Another useful thing about this embedding space representation is that a piece of data’s embedding vector representation is perfect for feeding into predictive machine learning models.
Let’s say again that you’re Amazon and a new book was added to your catalog, but the publisher didn’t specify what category or genre the book belongs to. You want to have a machine learning model determine this for you. If you start with good embedding representation of the books, it’s much easier for a model to learn to categorize them. It can learn faster and with less labeled data because it can benefit from the same clustering property we saw above. The overall structure of book space has already been worked out. It can assume that books in a similar part of book space will have the same label, so it only needs to learn what label applies to each cluster, which is much easier than learning how to group similar books together from scratch and then also how to label the clusters.
Learning embedding spaces from graphs
But all of this talk of embedding spaces raises an obvious question. How exactly do we compute these embeddings? How do we figure out where to position each book in space?
Well, we train a neural network to do it. It takes the title, author, reviews, and so on as input, and spits out the coordinates for the position in embedding space.
This still doesn’t answer the question. How do we train the network to predict a good embedding for the book? This finally brings us back to where we started. We train the network to predict edges in our graph. Learning to predict good embeddings is a side effect.
How exactly to do this is an active area of research, but let’s walk through a typical training procedure:
- We sample a book from the catalog.
- With 50% probability, we sample a different book that was also bought by the same user. Otherwise, we sample a random book, which probably has nothing to do with the first.
- We apply our neural network to both books, getting embeddings for each. At first the network is initialized with random parameters, so these won’t be very good embeddings.
- If the two embeddings are close together, we treat this as a prediction that the books were bought by the same person, and if they’re far apart, we treat this as a prediction that they’re a random pair.
- We compare the model’s prediction to the truth, penalizing the model if its prediction disagrees with reality and then update the model’s parameters to make it more likely to be right next time.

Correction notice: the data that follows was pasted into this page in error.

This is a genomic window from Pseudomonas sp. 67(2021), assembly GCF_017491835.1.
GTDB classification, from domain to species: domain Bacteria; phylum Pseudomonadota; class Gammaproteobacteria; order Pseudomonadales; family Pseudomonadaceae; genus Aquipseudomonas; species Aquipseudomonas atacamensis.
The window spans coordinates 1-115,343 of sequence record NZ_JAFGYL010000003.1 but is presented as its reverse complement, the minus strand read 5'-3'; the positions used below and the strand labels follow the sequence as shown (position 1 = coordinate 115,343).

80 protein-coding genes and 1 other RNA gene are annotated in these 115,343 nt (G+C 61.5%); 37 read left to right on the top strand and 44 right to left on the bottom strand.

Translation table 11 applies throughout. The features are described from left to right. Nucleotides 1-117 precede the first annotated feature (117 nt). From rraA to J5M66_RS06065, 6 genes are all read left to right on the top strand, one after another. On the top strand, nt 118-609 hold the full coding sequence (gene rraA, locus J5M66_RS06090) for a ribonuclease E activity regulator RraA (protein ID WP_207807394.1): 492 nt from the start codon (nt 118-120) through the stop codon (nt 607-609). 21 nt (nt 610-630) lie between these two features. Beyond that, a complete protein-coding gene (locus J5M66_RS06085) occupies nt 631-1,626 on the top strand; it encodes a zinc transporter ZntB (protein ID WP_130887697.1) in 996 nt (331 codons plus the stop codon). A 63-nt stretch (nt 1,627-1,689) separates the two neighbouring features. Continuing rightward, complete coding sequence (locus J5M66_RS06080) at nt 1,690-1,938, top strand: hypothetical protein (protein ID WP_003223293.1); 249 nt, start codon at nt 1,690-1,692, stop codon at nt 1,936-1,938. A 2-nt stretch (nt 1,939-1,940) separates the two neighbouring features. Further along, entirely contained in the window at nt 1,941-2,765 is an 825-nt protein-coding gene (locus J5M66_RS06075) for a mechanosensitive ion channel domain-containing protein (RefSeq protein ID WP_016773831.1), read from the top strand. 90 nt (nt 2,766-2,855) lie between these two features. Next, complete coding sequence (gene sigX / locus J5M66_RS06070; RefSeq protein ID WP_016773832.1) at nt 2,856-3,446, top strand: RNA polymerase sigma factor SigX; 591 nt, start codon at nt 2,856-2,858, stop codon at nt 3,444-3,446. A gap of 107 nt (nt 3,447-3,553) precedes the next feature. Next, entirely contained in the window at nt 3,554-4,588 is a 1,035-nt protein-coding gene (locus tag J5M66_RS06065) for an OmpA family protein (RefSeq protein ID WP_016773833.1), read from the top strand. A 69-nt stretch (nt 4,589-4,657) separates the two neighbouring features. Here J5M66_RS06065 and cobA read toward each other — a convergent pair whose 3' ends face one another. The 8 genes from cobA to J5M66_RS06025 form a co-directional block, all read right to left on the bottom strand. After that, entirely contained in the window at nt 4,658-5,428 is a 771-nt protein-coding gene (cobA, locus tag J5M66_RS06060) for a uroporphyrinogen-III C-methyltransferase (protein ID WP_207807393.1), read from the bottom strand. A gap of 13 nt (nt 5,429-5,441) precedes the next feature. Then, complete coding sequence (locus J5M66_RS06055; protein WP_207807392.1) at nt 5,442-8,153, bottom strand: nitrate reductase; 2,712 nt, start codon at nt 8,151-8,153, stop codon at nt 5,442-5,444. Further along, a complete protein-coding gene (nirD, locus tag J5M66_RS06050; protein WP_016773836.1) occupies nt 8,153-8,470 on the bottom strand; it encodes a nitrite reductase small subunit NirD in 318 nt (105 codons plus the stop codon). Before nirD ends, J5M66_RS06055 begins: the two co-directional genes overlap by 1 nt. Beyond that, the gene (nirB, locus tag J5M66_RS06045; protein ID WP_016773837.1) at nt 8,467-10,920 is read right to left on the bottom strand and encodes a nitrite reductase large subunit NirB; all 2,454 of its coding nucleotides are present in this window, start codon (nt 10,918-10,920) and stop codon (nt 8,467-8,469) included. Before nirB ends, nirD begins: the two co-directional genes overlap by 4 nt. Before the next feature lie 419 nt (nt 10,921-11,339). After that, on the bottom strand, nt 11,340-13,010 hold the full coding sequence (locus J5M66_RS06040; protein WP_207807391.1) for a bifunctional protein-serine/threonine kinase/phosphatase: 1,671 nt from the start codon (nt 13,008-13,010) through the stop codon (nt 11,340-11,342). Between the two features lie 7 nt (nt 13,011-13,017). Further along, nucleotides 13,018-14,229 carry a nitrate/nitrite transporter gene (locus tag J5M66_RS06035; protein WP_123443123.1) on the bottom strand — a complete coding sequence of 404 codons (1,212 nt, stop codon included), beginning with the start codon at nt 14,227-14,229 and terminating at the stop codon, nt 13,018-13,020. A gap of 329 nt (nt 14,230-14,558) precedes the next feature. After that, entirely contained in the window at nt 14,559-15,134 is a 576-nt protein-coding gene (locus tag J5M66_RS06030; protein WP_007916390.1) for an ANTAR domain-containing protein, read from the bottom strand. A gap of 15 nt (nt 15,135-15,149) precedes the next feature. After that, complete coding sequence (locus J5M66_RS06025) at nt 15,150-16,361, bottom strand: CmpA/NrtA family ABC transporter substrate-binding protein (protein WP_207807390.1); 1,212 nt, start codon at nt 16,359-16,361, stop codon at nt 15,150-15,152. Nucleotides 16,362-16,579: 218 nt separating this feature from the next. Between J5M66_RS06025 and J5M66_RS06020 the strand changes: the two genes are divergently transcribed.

Thinking in terms of the graph, books are nodes, and there is an edge between every pair of books that have been bought by the same person. This task then can be framed as predicting whether there is an edge between a given pair of books.
In order to perform this task well, the model learns to push together books that share an edge and pull apart books that do not. After we let this process run for a while, we end up with a neural network, an embedding model, that generates embedding vectors for books that are close together if the books are similar and far apart if they are not.
Here we chose to train the model on the bought-by-the-same person edges of our graph, but we could have chosen any other kind of edge. If we had trained on written-by-same-author edges, we would then expect books to be embedded such that they are close to the other books written by the same author or by similar authors.
We also could have used both kinds of edges, possibly with different sampling weights, allowing us to choose how much influence we want each kind of edge to have. The way we choose to train the embedding model on our graph is our lever for controlling what kinds of relationships the embedding model will represent. It should depend on what we want to do with the embedding model. Amazon uses the similar books feature to sell more books, so they would likely want to put a lot of weight on bought-by-same-person edges compared to written-by-same-author edges.
Graphs and embeddings: complementary representations
You might be wondering: if we already have the graph, why bother with building the embedding space at all? Why not just run a database query to retrieve the books bought most often bought by people who bought this book? The answer is generalization by way of smoothness.
One way to think about a node in the graph is as a long list of all the edges it might have. In the bought-by-same-person graph, for every book, this list would contain a or a for every other book. If we have books, then for a given book, we’d have a list (usually called a “vector”) that might look like this:
with a total of s and s.
In Amazon’s case, this vector would have millions of entries, and for most books, most of them would be s. We call this kind of vector with many entries and very few non- entries sparse.